Time and time again, I come upon discussions about what is and what is not an RPG, including in this very sub. Arguments range from "using only the D&D ruleset and nothing else" to "complete unbridled freedom of player expression". It's mostly a discussion of semantics, which is like fighting windmills – I won't be doing that here.
My interest in RPGs comes mainly from the capacity for – wait for it – roleplay. All of their rulesets, gameplay systems – I don't care what form they take, as long as they foster meaningful roleplay.
That's why, before moving to the core of my argument, I propose a distinction between RPGs and roleplaying games – because the latter term highlights the aspect that, to me, seems like the most important characteristic of the genre – the capacity to roleplay.
Alright, but what exactly makes a game worthy of the roleplaying title? I think the answer is three-fold:
Three Pillars of Roleplaying Games
When first entering the game world, the player's avatar is often quite weak. Understandable, since it's harder to roleplay as someone who's got their shit together, while not actually knowing how it all works.
But playing a weak character that just stays weak and never develops probably wouldn't be too fun in the long term (not to mention it would make for a shitty story). Hence, character progression.
I'm not going into further detail here because this is the one aspect of both roleplaying games and RPGs that virtually everyone agrees on as essential.
Selection of gameplay roles
We all know of the holy trinity of tank-healer-DPS. That's gameplay roles in a nutshell, and there's a reason why they're important for roleplaying (even though the clue's in the name).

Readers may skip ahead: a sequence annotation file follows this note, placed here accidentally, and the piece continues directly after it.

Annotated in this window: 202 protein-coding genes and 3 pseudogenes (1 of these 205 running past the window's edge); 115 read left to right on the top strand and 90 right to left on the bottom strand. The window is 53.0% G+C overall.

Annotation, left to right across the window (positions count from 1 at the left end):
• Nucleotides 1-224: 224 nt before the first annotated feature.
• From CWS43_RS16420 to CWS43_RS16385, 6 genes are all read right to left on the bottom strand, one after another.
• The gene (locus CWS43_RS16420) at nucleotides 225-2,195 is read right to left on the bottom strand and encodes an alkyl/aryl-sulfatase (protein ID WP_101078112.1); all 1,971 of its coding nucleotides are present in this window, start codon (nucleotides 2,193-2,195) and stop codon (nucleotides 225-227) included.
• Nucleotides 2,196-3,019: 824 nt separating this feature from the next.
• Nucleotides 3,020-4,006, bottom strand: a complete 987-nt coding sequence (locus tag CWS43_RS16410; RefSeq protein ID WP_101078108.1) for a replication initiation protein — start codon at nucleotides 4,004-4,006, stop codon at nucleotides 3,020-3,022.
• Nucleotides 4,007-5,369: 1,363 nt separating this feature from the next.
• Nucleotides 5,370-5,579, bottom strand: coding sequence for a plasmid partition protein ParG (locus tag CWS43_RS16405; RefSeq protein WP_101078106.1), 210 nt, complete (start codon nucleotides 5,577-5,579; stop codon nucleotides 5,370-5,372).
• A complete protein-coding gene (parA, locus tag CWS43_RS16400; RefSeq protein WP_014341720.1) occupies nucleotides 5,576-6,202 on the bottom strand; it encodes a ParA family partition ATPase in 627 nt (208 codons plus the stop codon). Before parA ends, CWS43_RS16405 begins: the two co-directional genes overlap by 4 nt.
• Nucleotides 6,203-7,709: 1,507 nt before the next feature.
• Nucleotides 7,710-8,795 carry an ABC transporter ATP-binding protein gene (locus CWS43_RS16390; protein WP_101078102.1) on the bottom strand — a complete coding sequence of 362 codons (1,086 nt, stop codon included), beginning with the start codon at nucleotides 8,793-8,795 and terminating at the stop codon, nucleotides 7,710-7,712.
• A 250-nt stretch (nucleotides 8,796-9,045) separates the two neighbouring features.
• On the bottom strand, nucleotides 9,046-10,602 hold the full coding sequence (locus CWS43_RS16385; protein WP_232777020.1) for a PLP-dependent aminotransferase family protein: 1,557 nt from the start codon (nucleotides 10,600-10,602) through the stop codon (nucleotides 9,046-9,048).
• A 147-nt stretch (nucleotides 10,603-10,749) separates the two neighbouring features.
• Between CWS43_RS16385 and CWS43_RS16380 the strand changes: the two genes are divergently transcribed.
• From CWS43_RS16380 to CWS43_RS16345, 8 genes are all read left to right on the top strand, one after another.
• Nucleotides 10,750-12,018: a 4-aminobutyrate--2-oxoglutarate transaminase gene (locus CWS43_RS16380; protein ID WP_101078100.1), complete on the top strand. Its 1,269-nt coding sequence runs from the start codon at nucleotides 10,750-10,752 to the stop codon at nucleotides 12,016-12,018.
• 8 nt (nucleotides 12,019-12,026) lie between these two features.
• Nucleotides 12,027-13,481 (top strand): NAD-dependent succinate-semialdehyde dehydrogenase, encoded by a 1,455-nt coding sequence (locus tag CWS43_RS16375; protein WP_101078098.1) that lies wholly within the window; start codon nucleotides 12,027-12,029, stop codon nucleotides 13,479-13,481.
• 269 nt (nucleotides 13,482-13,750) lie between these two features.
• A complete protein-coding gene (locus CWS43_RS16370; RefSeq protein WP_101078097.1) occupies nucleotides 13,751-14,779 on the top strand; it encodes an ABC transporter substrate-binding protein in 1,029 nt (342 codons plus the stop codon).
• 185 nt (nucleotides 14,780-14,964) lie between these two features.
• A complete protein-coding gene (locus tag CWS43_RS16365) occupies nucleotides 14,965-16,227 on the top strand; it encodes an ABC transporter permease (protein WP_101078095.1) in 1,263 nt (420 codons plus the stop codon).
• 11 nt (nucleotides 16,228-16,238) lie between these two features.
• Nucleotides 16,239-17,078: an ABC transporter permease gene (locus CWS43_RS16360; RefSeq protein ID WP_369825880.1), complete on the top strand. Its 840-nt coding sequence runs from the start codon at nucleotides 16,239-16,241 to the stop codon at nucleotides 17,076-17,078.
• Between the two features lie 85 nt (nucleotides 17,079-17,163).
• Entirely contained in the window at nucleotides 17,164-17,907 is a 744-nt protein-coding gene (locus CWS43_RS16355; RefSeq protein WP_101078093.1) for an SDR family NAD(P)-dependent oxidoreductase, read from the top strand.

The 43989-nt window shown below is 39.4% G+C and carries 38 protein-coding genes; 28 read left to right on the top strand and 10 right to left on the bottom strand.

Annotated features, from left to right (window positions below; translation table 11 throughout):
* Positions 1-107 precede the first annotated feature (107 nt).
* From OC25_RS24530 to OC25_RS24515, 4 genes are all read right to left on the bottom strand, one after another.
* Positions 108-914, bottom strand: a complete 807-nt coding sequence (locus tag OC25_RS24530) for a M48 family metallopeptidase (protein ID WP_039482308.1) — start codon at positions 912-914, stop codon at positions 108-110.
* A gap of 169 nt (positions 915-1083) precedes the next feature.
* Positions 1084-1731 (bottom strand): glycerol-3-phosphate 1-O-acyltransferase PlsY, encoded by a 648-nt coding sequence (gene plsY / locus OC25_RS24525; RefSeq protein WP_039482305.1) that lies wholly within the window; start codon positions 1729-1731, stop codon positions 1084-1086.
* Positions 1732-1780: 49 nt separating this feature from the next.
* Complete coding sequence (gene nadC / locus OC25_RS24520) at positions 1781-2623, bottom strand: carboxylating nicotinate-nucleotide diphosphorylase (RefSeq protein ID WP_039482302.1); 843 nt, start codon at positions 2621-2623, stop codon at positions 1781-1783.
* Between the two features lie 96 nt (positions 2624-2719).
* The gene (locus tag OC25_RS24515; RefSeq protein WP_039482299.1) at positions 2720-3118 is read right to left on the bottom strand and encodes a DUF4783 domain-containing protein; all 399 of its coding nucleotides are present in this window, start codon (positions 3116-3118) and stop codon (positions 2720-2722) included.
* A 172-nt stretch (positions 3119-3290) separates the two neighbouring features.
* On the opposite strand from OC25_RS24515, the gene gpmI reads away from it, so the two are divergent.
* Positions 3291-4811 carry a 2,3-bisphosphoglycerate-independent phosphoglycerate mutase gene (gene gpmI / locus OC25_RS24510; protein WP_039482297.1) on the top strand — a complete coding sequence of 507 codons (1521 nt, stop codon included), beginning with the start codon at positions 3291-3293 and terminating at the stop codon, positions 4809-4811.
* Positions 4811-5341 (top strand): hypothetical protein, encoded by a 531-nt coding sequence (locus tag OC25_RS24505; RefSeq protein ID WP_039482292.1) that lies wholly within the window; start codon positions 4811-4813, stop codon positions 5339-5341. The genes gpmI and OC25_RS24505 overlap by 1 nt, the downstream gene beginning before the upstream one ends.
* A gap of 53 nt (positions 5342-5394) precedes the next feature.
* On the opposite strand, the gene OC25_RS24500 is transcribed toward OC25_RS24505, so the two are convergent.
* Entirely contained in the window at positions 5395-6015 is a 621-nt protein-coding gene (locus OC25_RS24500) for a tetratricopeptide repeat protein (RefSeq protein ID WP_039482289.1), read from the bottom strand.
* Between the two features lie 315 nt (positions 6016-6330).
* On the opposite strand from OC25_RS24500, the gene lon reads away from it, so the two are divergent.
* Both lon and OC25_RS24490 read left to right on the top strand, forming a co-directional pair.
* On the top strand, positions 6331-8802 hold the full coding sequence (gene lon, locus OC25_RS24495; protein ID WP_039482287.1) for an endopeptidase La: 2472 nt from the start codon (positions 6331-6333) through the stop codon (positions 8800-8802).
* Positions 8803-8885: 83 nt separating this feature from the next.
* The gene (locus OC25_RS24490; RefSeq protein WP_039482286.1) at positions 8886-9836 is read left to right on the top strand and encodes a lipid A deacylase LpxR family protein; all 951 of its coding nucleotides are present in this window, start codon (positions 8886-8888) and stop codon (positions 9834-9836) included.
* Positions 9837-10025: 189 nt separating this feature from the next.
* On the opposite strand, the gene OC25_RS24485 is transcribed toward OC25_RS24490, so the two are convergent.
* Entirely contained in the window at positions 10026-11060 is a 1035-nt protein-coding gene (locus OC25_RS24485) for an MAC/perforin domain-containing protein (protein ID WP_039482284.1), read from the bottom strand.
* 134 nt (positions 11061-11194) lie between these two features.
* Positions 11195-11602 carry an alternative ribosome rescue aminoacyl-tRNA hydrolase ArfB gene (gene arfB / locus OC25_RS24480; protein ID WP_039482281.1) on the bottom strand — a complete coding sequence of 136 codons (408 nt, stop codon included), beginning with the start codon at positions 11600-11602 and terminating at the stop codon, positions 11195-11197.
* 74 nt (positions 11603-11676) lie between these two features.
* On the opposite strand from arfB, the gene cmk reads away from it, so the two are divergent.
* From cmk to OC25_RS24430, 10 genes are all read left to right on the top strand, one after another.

Games are about making meaningful choices – and what's more meaningful than choosing the way in which you interact with the game? Even if you're only deciding between hitting things really hard and shooting them really hard, that's a fundamental change in how you approach gameplay. By limiting your available options, it puts you in a roleplaying mindset.
Think about this – if your avatar can do whatever the hell you think of, and every interaction plays out in your favour, and there are no mutually exclusive choices for you to make – then are you roleplaying, or are you engaging in power fantasy?Загрузка...
This term has become a bit of a cliche – it brings images of branching narratives, multiple endings, CYOA books. But it's absolutely fundamental for roleplaying, and I'm going to elaborate why.
Roleplaying requires conscious effort. There's no way around it – unless you're roleplaying yourself (which is another thing, but that's offtop), you have to constantly ask yourself "is this what my character would do?".
So when you're presented with situations that only have one outcome, the need for that question goes away. The game essentially takes control of your character, and you're demoted to being an observer. To say this is harmful to immersion and roleplaying is putting it lightly.
And it's not just about having choices lead to substantial consequences. I'm playing Disco Elysium right now, and that game is packed full of choices that don't really change much about the world. What they do change however, is your character's perception of it, and how they navigate through it. You're shaping your own individual version of their story. Simply having NPCs react differently to your character based on whether you're playing by-the-books, or Hobocop, is enough to make your choices a meaningful contribution to roleplay.
In my opinion, a game that's missing one or more of those pillars, simply cannot sustain meaningful roleplay, even though it might still attract the label of RPG. Best example are "action RPGs", games like Path of Exile: loads of different character builds, progression trees for days, no interactive storytelling – no real opportunity for roleplay.
What do you think?
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